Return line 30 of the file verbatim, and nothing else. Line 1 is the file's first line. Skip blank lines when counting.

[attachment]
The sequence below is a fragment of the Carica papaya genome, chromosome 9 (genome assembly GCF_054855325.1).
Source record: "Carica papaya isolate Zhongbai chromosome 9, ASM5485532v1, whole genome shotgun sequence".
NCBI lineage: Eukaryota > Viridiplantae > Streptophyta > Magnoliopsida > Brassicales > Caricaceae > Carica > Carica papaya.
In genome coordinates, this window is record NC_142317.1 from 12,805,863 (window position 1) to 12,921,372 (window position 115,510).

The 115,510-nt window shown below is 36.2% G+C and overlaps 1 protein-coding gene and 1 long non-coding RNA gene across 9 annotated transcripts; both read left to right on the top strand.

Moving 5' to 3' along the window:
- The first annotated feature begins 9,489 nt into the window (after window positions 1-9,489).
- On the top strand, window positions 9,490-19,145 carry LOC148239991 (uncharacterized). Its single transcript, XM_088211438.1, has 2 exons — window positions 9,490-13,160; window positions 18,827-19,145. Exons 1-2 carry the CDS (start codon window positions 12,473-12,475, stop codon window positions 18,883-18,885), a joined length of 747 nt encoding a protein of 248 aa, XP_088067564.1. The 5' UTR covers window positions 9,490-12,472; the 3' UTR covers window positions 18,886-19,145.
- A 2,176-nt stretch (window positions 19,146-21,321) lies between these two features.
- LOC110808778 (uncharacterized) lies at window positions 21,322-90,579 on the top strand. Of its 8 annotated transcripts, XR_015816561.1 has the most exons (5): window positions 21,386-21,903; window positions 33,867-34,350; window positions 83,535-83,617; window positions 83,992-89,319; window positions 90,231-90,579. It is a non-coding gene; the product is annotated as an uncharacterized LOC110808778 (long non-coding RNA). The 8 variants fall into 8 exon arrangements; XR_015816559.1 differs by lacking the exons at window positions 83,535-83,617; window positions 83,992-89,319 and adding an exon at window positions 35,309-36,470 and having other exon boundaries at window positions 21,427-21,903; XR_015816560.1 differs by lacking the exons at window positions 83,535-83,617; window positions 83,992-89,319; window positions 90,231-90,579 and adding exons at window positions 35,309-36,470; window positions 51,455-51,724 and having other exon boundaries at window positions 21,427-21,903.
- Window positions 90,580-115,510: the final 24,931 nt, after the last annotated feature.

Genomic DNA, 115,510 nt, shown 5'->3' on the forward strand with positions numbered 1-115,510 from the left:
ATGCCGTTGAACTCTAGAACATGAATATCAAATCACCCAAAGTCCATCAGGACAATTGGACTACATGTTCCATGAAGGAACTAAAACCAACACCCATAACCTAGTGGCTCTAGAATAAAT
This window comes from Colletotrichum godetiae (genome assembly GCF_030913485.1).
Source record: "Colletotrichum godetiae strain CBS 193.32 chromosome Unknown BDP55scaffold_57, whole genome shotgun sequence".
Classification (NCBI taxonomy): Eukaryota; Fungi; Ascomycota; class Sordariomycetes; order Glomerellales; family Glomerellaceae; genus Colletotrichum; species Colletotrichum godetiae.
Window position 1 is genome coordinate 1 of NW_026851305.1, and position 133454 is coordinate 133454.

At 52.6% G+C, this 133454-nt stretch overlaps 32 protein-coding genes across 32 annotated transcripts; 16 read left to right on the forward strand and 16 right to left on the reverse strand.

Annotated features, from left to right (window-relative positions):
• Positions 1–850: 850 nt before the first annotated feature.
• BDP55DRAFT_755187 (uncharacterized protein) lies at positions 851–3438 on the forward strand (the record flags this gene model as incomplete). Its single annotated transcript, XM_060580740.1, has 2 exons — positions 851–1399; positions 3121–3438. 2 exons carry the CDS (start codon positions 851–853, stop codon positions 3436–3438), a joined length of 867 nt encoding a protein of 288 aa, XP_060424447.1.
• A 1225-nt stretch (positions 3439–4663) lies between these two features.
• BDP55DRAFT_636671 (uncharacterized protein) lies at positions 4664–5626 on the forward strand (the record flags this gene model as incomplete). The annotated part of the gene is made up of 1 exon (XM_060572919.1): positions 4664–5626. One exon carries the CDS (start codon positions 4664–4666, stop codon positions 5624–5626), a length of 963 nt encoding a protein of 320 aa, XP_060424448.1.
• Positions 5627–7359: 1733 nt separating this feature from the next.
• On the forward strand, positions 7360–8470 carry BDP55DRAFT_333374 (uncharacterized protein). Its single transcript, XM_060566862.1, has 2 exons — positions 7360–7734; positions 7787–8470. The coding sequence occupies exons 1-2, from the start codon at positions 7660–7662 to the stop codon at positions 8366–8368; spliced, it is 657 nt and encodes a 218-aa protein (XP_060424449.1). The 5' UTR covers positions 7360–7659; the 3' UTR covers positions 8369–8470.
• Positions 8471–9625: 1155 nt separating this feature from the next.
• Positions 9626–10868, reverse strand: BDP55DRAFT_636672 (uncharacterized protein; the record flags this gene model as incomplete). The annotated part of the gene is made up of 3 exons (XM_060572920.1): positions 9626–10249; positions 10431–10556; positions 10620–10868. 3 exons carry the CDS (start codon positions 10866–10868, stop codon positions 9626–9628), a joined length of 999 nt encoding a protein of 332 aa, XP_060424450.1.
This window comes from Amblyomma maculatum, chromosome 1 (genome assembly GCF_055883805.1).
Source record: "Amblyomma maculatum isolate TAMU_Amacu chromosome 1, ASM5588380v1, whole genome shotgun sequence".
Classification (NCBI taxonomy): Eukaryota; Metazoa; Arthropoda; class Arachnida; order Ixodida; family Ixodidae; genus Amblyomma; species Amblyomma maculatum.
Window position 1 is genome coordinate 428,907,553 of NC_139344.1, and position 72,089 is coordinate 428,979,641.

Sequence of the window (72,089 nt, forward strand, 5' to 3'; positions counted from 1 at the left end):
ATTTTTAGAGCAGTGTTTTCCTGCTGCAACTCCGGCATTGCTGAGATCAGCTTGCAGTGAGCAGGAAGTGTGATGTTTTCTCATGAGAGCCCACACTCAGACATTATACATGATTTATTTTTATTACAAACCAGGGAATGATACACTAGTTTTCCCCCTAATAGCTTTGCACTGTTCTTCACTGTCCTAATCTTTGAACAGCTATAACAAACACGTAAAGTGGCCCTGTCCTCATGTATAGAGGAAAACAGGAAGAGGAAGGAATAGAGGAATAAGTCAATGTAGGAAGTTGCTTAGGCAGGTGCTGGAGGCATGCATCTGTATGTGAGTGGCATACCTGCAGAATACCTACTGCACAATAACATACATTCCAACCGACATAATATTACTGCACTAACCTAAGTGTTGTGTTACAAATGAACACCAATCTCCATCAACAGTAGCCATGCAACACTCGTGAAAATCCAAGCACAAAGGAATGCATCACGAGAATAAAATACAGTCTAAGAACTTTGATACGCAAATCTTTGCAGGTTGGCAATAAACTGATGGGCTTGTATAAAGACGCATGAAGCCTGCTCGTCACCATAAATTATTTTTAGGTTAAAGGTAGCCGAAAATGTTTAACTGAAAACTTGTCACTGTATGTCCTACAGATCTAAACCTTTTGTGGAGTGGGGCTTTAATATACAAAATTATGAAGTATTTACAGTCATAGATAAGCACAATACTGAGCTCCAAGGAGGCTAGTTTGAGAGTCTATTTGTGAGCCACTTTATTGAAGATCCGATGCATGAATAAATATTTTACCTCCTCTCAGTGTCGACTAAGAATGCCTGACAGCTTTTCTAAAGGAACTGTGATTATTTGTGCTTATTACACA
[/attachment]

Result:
Classification (NCBI taxonomy): Eukaryota; Metazoa; Arthropoda; class Arachnida; order Ixodida; family Ixodidae; genus Amblyomma; species Amblyomma maculatum.